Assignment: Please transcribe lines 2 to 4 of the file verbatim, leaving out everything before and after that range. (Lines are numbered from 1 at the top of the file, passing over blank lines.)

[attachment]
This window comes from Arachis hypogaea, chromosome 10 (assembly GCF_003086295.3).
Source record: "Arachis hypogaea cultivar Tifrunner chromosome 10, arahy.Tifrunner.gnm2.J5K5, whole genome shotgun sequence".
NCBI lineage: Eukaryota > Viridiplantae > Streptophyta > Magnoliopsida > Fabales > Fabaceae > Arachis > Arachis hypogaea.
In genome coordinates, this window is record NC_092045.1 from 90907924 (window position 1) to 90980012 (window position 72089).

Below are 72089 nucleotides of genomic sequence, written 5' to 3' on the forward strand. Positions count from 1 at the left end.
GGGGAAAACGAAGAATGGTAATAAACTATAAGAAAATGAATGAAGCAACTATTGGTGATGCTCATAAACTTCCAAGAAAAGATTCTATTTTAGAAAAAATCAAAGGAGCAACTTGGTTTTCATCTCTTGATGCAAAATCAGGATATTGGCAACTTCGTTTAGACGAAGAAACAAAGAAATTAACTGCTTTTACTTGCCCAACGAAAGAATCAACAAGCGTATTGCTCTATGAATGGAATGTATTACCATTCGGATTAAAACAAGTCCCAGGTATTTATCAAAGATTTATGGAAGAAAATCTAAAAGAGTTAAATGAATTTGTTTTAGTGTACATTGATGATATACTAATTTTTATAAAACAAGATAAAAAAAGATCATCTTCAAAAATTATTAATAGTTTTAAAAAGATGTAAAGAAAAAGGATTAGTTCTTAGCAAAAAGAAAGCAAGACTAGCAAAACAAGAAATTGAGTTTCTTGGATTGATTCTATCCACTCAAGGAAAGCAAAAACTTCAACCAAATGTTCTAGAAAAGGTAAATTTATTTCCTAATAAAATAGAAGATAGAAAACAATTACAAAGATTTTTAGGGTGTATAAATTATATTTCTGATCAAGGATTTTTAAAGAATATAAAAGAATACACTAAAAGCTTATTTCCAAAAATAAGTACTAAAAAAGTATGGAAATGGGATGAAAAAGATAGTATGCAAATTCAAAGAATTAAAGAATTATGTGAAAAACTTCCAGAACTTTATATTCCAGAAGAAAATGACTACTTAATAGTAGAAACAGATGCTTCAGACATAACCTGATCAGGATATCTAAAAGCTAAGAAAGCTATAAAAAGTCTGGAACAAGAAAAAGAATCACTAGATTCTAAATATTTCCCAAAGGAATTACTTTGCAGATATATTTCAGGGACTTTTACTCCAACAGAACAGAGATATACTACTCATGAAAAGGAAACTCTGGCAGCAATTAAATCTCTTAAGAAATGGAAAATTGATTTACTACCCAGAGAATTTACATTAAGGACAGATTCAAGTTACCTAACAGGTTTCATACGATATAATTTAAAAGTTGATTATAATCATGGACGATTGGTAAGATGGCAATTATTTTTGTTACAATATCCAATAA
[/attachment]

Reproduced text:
Source record: "Arachis hypogaea cultivar Tifrunner chromosome 10, arahy.Tifrunner.gnm2.J5K5, whole genome shotgun sequence".
NCBI lineage: Eukaryota > Viridiplantae > Streptophyta > Magnoliopsida > Fabales > Fabaceae > Arachis > Arachis hypogaea.
In genome coordinates, this window is record NC_092045.1 from 90907924 (window position 1) to 90980012 (window position 72089).